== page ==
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I've recently discovered that certain particles could be omitted from a Japanese sentence (to help make it shorter), and still preserve the original meaning. Unfortunately, most resources about this topic that I've looked at are vague at best; and some even contradict each other!

This question is really a few sub questions (but I really don't think each one deserves its own thread since they're so closely related.) The answers don't have to be too detailed; just general points are fine. Anyways, the things I'd like to know are:

  • Which particles can be omitted from sentences?
  • Does the omission of particles make a sentence informal/impolite?
  • When can particles be dropped? (e.g. How can you decide that it's okay both socially and grammatically)
  • Can multiple particles be dropped in a single sentence?

I hope someone can shed some light on this subject. Thanks! :)

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1 Answer 1

up vote 11 down vote accepted

Which particles can be omitted from sentences?

は, が, and を are often dropped; に sometimes. か, as a sentence-final question particle, can be replaced with intonation.

Does the omission of particles make a sentence informal/impolite?

Informal yes, but not necessarily impolite. Dropping particles is only for spoken Japanese, so you won't see it in (proper) writing.

When can particles be dropped? (e.g. How can you decide that it's okay)

When the situation allows. Speaking informally to someone above you or with whom you don't have a close relationship is impolite. But if the situation lets you speak informally, you can.

In situations where polite Japanese is called for (speaking to your boss/teacher/doctor/etc or giving a formal speech/presentation), all particles must be kept in the sentence. Omitting particles does not change the meaning of the sentence or make it incorrect per se, since the missing particles can be inferred from context and word order, but it does make the sentence informal and thus unsuitable for polite contexts.

As noted above, in writing (excluding Twitter, blogs, and other informal variants of writing) all particles must be kept.

If you are unsure as to whether to keep or omit particles, a good rule of thumb is to err on the side of keeping the particles.

Can multiple particles be dropped in a single sentence?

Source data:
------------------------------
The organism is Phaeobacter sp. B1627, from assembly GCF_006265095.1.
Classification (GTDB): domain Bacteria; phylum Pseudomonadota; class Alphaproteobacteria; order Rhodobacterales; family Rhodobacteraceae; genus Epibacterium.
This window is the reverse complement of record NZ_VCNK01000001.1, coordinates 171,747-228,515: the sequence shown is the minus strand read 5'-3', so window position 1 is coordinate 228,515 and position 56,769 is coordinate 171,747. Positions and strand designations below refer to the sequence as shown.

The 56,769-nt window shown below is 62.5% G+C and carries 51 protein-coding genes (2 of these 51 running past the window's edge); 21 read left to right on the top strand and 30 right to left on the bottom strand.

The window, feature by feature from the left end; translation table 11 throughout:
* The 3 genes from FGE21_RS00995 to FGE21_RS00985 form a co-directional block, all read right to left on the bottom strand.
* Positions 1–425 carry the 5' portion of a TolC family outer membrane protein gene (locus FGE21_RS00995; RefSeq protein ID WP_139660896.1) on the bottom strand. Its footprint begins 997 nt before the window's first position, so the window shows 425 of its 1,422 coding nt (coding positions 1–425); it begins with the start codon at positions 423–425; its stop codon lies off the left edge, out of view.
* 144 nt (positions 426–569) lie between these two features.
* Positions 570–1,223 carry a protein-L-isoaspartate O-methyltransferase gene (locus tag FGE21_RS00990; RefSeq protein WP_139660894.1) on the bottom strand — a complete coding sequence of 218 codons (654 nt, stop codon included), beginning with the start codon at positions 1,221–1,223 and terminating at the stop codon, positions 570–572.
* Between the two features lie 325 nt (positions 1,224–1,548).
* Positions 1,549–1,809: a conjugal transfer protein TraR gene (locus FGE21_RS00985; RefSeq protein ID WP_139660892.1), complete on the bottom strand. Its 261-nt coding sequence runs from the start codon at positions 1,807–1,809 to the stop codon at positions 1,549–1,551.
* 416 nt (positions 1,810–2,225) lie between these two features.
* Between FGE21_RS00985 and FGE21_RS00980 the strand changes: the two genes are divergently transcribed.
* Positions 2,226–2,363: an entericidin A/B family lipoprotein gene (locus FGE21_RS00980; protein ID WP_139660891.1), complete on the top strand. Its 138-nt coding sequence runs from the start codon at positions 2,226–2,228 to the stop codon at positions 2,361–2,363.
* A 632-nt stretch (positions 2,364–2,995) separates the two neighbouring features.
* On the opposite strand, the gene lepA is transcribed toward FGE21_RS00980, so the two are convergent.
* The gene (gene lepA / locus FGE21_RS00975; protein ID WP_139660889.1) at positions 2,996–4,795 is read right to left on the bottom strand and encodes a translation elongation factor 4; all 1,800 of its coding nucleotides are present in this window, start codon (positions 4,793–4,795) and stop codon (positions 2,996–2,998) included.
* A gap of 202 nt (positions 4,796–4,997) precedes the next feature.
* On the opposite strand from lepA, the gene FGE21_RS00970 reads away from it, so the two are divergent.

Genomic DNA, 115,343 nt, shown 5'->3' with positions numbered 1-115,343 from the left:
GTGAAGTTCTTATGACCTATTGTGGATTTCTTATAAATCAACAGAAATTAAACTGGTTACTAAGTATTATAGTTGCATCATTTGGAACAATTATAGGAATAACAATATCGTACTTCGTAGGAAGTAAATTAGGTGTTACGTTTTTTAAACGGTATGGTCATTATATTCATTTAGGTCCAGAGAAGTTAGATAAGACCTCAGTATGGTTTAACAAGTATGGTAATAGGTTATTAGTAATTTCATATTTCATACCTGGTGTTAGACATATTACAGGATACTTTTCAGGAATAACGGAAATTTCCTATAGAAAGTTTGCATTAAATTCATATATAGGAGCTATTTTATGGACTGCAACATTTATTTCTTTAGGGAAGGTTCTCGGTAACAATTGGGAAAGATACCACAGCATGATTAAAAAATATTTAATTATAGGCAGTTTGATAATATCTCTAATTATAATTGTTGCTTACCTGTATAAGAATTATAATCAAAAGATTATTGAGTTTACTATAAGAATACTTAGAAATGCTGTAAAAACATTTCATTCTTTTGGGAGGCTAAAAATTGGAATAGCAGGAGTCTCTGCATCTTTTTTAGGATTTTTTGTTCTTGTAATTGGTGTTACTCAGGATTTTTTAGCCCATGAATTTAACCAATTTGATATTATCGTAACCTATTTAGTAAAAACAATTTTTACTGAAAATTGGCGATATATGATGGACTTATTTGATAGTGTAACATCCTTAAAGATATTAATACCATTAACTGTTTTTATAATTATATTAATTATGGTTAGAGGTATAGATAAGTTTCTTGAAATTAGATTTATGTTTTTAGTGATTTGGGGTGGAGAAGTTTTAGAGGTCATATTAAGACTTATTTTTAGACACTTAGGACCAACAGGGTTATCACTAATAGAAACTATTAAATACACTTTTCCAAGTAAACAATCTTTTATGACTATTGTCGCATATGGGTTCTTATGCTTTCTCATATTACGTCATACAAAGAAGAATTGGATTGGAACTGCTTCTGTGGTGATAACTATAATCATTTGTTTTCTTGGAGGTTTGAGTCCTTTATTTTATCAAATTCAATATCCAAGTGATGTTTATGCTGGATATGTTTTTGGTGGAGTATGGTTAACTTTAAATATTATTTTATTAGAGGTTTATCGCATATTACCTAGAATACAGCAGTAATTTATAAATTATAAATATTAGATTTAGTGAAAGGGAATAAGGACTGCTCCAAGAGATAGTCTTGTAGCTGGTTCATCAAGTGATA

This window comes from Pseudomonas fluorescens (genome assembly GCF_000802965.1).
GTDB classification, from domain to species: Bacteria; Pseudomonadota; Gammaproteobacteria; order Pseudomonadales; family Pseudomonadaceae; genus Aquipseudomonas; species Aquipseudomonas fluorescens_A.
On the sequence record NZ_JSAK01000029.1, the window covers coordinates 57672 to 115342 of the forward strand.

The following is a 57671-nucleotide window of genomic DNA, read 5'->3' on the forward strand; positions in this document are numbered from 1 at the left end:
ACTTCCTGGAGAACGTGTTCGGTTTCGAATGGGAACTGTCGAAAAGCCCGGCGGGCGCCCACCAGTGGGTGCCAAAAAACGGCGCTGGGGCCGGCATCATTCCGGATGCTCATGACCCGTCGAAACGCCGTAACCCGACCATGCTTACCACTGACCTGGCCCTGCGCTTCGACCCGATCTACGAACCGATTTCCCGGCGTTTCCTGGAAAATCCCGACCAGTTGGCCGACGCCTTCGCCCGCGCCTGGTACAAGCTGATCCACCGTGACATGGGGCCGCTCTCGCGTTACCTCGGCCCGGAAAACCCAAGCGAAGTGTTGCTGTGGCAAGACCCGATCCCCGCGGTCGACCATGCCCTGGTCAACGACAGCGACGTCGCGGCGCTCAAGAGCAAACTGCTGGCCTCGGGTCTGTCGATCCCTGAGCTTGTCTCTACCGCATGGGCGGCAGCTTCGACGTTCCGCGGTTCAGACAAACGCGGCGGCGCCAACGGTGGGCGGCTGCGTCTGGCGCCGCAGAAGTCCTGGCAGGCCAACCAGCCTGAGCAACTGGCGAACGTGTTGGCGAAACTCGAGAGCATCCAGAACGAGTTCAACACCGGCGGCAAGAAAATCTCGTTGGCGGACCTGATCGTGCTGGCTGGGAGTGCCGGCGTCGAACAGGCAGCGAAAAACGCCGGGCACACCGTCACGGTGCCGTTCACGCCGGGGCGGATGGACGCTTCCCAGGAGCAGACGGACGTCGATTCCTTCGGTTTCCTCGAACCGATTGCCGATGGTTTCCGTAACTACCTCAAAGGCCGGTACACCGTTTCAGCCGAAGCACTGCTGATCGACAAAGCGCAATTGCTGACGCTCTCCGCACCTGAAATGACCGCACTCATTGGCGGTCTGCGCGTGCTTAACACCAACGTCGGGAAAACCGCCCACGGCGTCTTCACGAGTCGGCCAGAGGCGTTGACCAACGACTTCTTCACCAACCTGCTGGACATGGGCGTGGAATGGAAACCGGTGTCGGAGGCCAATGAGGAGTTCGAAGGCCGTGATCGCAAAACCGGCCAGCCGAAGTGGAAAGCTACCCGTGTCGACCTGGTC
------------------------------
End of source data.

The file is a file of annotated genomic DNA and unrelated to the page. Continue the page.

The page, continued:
これあげるよ。(=これあげるよ。) You can have this. (lit. "I'll give this [to you].")

おまえ昨日、学校行った?(=おまえ昨日、学校行った。) Did you go to school yesterday? (slightly masculine)

あたしスイカ好き。(=あたしスイカ好き。) I like watermelon. (feminine)

が and を, as you recall, are dropped when the part of the sentence they mark is made into the scope/topic (marked by は):

図書館でこの本を借りました。 I borrowed this book at the library.

この本をは図書館で借りました。 (making この本を the scope)

この本は図書館で借りました。 (replaced ungrammatical をは with は)

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@athlon32: Edited to address your questions. Let me know if I can clarify anything further. –  Derek Schaab Sep 15 '11 at 21:17
There is one more case: omitting "の" to make formal word compounds in written Japanese. This contradicts your "must". –  Axioplase Sep 16 '11 at 0:16
Great answer! A perhaps pedantic comment: The idea that everything has a particle in theory, which is either "dropped" or not, is actually relatively modern. In earlier forms of Japanese, there were many cases where "no particle" was most correct, particularly marking subjects and direct objects: 花咲く都, 兎追いし彼の山, etc. Thus: (1) The modern "use ALL the particles" written style is not the Ideal form from which particles are dropped, but an artificially hypercorrected form; (2) Writing quoting or emulating older forms of Japanese may, grammatically, omit particles that would otherwise be expected. –  Matt Sep 16 '11 at 5:33
Matt: here's an example from a résumé: 交換留学で並行分散言語について*修論作成*及び研究. I am pretty sure there is a dropped の between 修論 and 作成. –  Axioplase Sep 16 '11 at 6:25
@Axioplase Hm, interesting. I see that as a straightforward compound word with no need for の, but I admit that's an intuitive judgment rather than a rigorous theoretical one. –  Matt Sep 16 '11 at 7:04

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